Wednesday, November 23, 2011
Had a friend in town this week from the UK- an excellent violinist and member of the famed and high-falutin'- sounding Orchestre Révolutionnaire et Romantique. They were performing two nights at Carnegie Hall, and it seemed like the perfect opportunity to absorb some culcha... It was an all-Beethoven program, but seemingly not connected to all the other Beethoven-related gear going on in NY this month. Local classical station WQXR has dubbed November "Beethoven Awareness Month", and on the air and in concert halls across the city it's all Ludwig, all the time. Personally I think it's a tad ambitious- from what I've seen of some of my fellow New yorkers, I'd say plain old "Awareness Month" might be a good start. Anyway, Carnegie Hall is a cultural landmark in this town, and I'm ashamed to admit that I'd never been in the place before. It's a handsome pile dating from the 1890s, and has witnessed performances by the who's who, and the who's he? Its namesake, Andrew Carnegie, was also a handsome pile in the 1890's, although his dating habits have not been recorded. Inside it's magnificent, all velvet drapes and gilded- I don't know- cornices? But I must say it seems a friendly, egalitarian joint.
A quick glance at the playbill reveals that one of the hall's major sponsors (of which there are many) is a famous American airline, and their main influence seems to be in the seating plan. Forget legroom, you'd be hard-pressed to take a deep breath. I was packed in so tight, the symphony had more movements! It was tight, I tell you! The fellow in front of me complained that he couldn't hear due to my knees being in his ears; I said he should thank me- that's how it would have sounded to Beethoven... No tray-table, or ashtray in the armrest, but I'm sure the paper bags will come in handy during the Ryan Adams performance next month.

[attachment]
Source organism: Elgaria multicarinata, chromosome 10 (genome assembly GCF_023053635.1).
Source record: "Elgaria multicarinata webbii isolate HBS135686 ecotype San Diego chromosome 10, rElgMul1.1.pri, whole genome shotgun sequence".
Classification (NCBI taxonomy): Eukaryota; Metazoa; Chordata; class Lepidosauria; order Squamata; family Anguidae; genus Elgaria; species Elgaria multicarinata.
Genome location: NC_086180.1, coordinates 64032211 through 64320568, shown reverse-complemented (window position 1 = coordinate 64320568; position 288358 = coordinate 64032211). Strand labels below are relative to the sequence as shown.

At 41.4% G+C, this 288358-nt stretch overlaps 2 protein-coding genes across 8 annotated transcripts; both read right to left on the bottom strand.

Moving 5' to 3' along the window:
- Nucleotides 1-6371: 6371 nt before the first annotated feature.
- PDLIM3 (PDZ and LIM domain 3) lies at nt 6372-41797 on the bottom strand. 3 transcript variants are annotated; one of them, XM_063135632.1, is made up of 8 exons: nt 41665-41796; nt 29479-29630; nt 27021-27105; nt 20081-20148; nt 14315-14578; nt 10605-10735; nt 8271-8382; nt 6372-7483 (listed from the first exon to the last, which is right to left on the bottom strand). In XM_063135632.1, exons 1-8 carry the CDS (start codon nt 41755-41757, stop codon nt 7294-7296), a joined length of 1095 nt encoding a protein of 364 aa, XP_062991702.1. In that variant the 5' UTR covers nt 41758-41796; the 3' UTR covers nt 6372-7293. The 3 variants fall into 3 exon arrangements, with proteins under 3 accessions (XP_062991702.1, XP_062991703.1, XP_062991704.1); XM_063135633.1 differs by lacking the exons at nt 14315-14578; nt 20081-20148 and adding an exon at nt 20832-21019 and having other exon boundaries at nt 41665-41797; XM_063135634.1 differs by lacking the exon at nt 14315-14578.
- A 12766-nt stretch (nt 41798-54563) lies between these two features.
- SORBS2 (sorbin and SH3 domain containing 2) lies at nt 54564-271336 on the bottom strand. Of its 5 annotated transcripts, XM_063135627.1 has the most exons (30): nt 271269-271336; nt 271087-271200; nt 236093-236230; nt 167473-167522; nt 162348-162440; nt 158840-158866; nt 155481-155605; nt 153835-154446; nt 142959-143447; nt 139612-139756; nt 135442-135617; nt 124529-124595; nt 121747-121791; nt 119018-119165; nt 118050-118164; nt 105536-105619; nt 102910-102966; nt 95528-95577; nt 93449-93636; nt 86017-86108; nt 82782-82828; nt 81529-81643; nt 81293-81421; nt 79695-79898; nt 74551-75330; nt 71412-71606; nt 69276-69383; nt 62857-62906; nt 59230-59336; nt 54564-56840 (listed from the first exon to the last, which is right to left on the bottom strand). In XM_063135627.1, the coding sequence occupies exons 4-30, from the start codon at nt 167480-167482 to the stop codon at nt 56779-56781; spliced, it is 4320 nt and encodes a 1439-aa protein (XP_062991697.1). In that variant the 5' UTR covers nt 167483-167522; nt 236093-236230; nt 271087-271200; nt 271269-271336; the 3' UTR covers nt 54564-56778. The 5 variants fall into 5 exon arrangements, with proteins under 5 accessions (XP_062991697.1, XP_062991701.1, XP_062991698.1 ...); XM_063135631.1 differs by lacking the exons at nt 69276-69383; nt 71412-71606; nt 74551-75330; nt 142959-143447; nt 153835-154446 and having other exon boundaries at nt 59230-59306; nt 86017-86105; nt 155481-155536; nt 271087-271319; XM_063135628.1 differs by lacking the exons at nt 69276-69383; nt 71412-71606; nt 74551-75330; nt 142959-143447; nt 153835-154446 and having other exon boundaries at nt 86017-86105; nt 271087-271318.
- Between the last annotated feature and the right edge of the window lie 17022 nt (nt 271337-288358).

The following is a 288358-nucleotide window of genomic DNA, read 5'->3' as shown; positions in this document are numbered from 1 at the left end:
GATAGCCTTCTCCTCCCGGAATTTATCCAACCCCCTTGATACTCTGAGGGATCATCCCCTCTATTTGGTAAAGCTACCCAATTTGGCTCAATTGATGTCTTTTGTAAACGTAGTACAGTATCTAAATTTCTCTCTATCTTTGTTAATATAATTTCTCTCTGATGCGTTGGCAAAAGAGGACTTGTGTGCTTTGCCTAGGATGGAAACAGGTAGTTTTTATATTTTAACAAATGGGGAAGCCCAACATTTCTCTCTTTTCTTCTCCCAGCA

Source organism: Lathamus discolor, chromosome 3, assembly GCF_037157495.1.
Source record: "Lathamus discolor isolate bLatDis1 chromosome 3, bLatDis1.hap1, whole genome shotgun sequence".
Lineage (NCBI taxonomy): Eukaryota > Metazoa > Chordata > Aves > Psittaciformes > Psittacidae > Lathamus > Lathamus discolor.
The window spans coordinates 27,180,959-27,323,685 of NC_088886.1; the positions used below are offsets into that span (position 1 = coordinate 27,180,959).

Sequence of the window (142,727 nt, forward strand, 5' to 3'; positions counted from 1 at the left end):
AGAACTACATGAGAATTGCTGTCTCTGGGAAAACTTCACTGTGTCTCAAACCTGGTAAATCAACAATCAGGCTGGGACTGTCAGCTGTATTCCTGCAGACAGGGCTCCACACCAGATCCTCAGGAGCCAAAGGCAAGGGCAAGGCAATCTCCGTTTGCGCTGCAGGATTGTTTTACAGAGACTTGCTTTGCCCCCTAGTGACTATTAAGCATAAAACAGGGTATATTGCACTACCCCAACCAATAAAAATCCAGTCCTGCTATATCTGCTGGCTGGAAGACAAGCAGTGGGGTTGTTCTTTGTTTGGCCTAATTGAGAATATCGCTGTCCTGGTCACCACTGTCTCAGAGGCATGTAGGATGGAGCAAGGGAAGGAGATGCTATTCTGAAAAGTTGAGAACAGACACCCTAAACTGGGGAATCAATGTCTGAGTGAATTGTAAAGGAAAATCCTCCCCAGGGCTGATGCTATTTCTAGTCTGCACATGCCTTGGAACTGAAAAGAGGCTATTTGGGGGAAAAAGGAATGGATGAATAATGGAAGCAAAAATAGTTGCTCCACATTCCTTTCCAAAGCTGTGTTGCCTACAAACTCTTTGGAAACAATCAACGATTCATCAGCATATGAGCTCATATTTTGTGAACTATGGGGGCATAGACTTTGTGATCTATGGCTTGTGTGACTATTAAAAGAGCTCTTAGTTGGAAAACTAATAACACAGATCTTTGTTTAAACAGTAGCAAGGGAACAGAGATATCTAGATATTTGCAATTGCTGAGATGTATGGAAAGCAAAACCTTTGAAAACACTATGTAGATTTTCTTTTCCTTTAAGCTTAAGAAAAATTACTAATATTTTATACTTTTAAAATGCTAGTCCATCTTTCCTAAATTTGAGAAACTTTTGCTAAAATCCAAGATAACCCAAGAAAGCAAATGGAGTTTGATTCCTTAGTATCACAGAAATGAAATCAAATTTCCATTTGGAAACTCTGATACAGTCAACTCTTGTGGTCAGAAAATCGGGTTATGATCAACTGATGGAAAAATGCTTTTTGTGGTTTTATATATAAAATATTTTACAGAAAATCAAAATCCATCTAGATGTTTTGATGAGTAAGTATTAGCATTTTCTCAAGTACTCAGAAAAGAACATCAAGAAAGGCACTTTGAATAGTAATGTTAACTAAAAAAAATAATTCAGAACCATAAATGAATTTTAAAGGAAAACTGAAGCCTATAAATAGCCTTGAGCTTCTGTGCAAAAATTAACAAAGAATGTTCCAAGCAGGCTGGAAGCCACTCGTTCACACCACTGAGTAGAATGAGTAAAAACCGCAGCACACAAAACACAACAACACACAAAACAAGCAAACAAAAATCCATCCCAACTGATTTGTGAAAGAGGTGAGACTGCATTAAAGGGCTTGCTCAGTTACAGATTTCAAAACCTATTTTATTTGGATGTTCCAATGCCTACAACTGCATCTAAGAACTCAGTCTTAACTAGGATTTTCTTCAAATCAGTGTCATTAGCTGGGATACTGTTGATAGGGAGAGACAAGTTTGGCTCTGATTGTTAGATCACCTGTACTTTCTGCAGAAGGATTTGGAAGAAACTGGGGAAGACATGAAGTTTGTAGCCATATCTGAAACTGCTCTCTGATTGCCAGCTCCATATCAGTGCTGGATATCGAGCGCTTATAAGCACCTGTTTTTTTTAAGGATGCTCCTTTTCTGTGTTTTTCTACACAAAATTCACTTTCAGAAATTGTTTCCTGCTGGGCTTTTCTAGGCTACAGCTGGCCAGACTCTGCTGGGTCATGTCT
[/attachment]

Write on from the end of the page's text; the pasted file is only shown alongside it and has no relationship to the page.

On stage the orchestra was arranged on graded platforms, brass separated from winds by waist-high railings, presumably to keep them from attacking eachother- like at sporting events to keep the members safe from the riff raff. I'm certain that if the trumpets had started the Wave, it would have stopped at the clarinets. The performance was wonderful (Symphonies 3 & 4), conductor John Eliot Gardiner is most entertaining to watch, and period horns are clearly very difficult to play. Sound brilliant, though. Incidentally, the hall's location and intermission time make ducking to a nearby pub for a quick one between symphonies a doddle.
Friday the band had yet another crack at the early set at Smalls. Probably the last one for the year, and a fine note on which to go out. Second set we were joined by the fabulous Bruce Harris on the trumpet- he raised the stakes, and then some sort of gambling analogy conveying that we all had a good time. As is everything that takes place at Smalls (slanderous musician conversations included), the show was recorded- I'll put some of the better tracks up on FaceBook soon. We were followed by Tenor Saxophone legend Lew Tabackin, who blew the joint down, and the rest of the night is lost in the mists...
Next week- cocktails! Righto then.